Robust home sales and home construction in June gave the local economy a boost, counteracting sluggish showings in spending and general construction, according to a snapshot of local trends that Amarillo-based economist Karr Ingham released Wednesday.
Using data dating to the year 2000, Ingham prepares a monthly and quarterly report for the First National Bank of Central Texas and the Tribune-Herald. His Waco Economic Index for June showed the continuation of growth over more than four years, with the raw figure coming in at 122.7, up from 122.6 in May and 119.3 in June of last year.
Home sales have established new records for the month, quarter and first half of 2016, Ingham said.
“The number of closed sales was up by over 6 percent in June, and the 297 closed sales is a record for the month of June,” Ingham said. “The second-quarter sales total was up by nearly 10 percent compared to year-ago levels, and sales through the month of June were up by just over 3 percent compared to the first six months of a year ago.”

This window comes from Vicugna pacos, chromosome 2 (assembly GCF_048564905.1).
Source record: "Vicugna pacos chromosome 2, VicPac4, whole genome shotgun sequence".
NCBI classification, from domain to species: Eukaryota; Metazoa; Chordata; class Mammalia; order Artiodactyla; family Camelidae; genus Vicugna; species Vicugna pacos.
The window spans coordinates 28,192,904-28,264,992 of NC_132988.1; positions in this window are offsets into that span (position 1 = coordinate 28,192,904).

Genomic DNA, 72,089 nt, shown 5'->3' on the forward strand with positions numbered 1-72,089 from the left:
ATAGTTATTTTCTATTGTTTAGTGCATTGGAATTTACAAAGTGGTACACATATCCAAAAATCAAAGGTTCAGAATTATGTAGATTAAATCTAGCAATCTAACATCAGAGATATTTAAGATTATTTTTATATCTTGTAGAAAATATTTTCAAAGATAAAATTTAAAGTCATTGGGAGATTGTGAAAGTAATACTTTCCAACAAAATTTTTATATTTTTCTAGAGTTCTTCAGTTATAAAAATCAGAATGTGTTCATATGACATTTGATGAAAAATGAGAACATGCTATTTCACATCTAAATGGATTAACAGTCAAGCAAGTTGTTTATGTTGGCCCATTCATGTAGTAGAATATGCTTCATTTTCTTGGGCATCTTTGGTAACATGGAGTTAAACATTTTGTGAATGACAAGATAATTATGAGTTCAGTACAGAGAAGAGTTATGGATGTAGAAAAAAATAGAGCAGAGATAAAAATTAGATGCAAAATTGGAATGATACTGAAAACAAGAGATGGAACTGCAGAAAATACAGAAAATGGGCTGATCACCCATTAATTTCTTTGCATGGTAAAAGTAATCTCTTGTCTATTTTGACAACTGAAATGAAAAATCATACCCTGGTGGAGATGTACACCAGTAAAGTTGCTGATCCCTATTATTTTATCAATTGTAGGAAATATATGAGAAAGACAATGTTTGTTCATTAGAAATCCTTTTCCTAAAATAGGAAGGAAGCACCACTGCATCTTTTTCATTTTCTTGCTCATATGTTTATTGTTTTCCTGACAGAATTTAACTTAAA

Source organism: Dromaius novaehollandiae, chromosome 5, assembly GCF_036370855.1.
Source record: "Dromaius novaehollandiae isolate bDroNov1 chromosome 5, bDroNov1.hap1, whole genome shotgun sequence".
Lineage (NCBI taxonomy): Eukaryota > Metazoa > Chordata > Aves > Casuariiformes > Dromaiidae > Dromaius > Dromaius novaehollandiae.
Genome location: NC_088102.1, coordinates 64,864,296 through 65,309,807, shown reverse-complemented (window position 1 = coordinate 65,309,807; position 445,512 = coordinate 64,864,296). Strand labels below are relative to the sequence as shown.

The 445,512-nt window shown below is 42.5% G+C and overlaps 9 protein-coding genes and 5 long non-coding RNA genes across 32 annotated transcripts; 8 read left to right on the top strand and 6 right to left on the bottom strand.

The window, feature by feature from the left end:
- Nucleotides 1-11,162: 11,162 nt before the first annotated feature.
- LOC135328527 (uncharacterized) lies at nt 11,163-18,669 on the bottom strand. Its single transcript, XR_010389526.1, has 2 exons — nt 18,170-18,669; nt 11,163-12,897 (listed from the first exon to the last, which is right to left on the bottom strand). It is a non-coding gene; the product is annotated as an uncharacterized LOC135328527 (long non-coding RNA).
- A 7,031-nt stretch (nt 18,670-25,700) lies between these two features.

Increased demand creates higher sales prices, with the June average of $199,851 nearly 14 percent above the $175,612 in June of 2015.
“Interest rates are still extremely low, in the low 3s, and inventory is very low, so if a property is priced properly and in good condition, buyers are jumping all over it,” said Doug Eastland at Doug Eastland Group, Weichert Realtors. “The average number of days on the market is way down. We’re talking days and weeks instead of months.”
Eastland said most of his agency’s business involves local buyers moving up or laterally in acquiring their homes.
“But I have been working with several buyers coming from out of state. Most are trying to get away from California and the high taxes out there,” Eastland said. “We seem to be a little more tax-friendly in Texas, and you get a lot more money for your dollar here than on the East Coast or West Coast.”
Listings with reasonable prices are getting responses within hours, said Don Griffin, an agent with Keller Williams Realty in Waco.